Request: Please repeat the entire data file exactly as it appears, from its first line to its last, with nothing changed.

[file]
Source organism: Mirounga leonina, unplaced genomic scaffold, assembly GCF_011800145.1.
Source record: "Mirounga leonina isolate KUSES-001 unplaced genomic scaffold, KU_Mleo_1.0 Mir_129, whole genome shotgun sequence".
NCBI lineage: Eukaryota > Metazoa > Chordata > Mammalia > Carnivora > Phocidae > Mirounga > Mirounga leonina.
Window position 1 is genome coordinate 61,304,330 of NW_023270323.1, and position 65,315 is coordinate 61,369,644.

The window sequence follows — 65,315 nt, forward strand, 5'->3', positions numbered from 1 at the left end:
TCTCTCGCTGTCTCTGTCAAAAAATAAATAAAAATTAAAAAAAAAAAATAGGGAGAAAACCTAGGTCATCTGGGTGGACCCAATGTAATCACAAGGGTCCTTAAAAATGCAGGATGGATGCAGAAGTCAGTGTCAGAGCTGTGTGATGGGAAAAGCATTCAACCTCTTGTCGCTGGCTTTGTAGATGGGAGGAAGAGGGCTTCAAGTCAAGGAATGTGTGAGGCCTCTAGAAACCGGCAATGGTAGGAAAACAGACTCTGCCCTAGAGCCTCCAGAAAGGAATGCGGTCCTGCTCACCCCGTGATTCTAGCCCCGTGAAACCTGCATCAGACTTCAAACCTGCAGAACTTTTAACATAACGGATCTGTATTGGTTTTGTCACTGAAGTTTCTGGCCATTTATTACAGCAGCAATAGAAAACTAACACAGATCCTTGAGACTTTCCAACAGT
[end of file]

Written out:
Source organism: Mirounga leonina, unplaced genomic scaffold, assembly GCF_011800145.1.
Source record: "Mirounga leonina isolate KUSES-001 unplaced genomic scaffold, KU_Mleo_1.0 Mir_129, whole genome shotgun sequence".
NCBI lineage: Eukaryota > Metazoa > Chordata > Mammalia > Carnivora > Phocidae > Mirounga > Mirounga leonina.
Window position 1 is genome coordinate 61,304,330 of NW_023270323.1, and position 65,315 is coordinate 61,369,644.

The window sequence follows — 65,315 nt, forward strand, 5'->3', positions numbered from 1 at the left end:
TCTCTCGCTGTCTCTGTCAAAAAATAAATAAAAATTAAAAAAAAAAAATAGGGAGAAAACCTAGGTCATCTGGGTGGACCCAATGTAATCACAAGGGTCCTTAAAAATGCAGGATGGATGCAGAAGTCAGTGTCAGAGCTGTGTGATGGGAAAAGCATTCAACCTCTTGTCGCTGGCTTTGTAGATGGGAGGAAGAGGGCTTCAAGTCAAGGAATGTGTGAGGCCTCTAGAAACCGGCAATGGTAGGAAAACAGACTCTGCCCTAGAGCCTCCAGAAAGGAATGCGGTCCTGCTCACCCCGTGATTCTAGCCCCGTGAAACCTGCATCAGACTTCAAACCTGCAGAACTTTTAACATAACGGATCTGTATTGGTTTTGTCACTGAAGTTTCTGGCCATTTATTACAGCAGCAATAGAAAACTAACACAGATCCTTGAGACTTTCCAACAGT